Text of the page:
Allegheny County parents value science, technology, engineering and math learning after school

At a time when there is an imperative to prepare students for a fast-changing economy that relies on science, technology, engineering and math (STEM), many parents say afterschool programming is getting their children prepared in these crucial areas. In fact, three in four Allegheny County parents with children in afterschool programs (76 percent) say their child’s program offers STEM learning opportunities. That is according to a household survey commissioned by the Afterschool Alliance.

The special report, “Full STEM Ahead: Afterschool Programs Step Up as Key Partners in STEM Education,” found broad support among parents for providing STEM learning after school, and high satisfaction with these offerings among parents of children in programs that provide STEM education. More than half of parents with children in afterschool programs say STEM offerings were was an important factor in choosing their child’s program, the new report finds.

“Afterschool is a dynamic, effective setting for innovative STEM education,” says Afterschool Alliance executive director Jodi Grant. “With their focus on hands-on learning and youth development, and the time they can give students to experiment, afterschool programs are well positioned to increase STEM skills in this country.”

Here are some key findings from the report, which is based on “America After 3PM,” the most comprehensive survey ever to ask parents about their children’s participation in afterschool STEM programs:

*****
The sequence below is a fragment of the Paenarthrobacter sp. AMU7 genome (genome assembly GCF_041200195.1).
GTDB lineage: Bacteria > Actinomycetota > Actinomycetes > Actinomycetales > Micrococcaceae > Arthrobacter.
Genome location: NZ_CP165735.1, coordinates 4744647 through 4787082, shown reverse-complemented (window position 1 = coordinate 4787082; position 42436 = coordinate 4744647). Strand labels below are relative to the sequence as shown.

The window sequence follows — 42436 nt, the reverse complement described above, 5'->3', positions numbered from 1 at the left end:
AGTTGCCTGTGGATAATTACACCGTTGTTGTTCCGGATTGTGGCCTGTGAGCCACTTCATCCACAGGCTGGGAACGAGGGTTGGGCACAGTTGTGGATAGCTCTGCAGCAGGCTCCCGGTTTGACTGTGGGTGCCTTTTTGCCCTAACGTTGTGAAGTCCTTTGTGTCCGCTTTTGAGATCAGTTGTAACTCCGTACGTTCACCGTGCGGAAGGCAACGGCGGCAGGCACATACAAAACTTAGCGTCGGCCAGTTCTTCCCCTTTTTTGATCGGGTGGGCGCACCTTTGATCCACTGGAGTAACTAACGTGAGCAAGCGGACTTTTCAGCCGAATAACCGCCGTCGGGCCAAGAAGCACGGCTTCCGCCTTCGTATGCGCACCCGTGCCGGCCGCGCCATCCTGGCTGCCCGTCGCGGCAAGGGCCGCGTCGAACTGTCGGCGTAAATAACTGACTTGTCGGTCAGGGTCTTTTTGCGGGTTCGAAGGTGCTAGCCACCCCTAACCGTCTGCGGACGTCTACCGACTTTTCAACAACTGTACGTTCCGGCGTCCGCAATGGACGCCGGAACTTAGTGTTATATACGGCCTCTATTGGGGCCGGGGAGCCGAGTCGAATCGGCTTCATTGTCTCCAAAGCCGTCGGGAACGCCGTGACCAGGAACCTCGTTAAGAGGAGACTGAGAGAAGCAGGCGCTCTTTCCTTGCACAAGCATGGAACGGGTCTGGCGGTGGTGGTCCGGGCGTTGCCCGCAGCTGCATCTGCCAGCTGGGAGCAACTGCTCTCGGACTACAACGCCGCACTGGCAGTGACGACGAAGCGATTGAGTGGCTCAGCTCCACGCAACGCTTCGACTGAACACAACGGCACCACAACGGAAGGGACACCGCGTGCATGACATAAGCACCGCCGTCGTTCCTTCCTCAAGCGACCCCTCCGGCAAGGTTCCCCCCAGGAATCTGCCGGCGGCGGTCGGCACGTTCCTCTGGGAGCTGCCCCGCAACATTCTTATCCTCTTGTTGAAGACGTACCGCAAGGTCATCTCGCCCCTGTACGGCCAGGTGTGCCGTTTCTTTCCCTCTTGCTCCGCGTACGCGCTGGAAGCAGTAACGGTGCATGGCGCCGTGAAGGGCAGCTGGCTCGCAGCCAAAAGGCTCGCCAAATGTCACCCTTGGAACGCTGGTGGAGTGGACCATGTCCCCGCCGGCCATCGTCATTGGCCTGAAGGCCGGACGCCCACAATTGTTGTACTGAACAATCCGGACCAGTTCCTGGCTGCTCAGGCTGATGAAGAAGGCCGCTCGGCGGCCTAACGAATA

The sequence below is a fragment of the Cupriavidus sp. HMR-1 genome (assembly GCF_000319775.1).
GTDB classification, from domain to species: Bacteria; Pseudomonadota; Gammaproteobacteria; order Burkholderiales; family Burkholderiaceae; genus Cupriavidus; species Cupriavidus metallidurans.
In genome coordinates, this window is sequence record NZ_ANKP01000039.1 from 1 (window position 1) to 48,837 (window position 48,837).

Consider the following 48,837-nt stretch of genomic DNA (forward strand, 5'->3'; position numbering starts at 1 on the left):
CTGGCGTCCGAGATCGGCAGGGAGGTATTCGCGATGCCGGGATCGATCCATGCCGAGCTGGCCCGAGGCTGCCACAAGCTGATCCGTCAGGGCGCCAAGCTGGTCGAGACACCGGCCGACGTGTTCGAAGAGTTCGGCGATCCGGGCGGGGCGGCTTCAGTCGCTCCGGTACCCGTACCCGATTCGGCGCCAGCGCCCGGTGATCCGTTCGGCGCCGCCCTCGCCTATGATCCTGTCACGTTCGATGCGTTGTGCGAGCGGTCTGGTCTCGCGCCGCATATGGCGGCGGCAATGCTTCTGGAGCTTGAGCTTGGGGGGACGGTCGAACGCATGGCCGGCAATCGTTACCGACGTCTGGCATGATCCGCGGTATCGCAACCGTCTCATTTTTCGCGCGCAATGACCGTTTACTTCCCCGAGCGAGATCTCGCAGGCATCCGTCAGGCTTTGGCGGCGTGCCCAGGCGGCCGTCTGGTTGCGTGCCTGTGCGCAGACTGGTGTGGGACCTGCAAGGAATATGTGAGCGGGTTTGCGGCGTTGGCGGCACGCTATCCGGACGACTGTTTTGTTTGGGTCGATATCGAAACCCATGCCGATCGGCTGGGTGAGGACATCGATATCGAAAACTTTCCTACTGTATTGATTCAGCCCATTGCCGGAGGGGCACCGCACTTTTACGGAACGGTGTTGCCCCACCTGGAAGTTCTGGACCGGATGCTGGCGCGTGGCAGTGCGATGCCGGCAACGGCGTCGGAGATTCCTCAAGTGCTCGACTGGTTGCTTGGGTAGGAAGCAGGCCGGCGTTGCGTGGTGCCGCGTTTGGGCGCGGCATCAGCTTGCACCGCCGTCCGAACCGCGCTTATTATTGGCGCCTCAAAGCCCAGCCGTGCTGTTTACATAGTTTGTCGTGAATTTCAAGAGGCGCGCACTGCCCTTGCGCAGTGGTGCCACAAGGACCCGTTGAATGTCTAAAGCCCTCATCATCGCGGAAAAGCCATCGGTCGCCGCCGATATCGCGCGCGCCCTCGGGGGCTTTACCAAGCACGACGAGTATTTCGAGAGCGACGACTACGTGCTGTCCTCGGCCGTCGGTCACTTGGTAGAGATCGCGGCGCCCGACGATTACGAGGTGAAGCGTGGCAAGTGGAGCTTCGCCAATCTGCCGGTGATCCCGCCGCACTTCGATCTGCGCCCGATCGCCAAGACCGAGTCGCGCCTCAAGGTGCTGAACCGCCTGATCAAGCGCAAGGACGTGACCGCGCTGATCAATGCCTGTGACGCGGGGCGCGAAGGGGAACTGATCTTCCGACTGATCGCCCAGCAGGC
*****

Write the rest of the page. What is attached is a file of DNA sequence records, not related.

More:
• Most Allegheny County parents say afterschool programs can help students gain STEM skills. Fully 60 percent of parents agree with that statement.
  • Most Allegheny County parents believe afterschool programs should offer STEM. In all, 71 percent of parents in Allegheny County believe afterschool programs should provide opportunities to explore and engage in hands-on STEM learning.
  • Most Allegheny County parents with children in afterschool programs are satisfied with the STEM learning opportunities. The afterschool STEM opportunities were deemed satisfactory by 65 percent of parents with children in afterschool in Allegheny County.

“Those of us in the afterschool field know first-hand that we’ve got a special opportunity to help children learn about — and get excited about — STEM fields,” said Mila Yochum, Director of Allegheny Partners for Out of School Time. “We’ve seen terrific growth in STEM instruction in afterschool over the years, and we know we’ve got more ground to cover. But because afterschool is so well suited to the kinds of hands-on learning that STEM often demands, we know we’ve got the setting and the tools to give the workforce of tomorrow the opportunities it needs to excel in STEM.”

The report recommends engaging and educating parents about the important role afterschool programs can play in supporting STEM learning and increasing programming and investment.

“Afterschool programs can help teach the skills that will help the next generation thrive in the global workforce, particularly populations traditionally underrepresented in STEM, because girls attend these programs at similar rates as boys, and African-American and Hispanic children are more likely to participate in afterschool than Caucasian children,” says Afterschool Alliance vice president for STEM policy Anita Krishnamurthi.

With one in five students in the United States unsupervised after the school day ends, challenges remain, experts say—and more afterschool programs that provide robust STEM education offerings can help.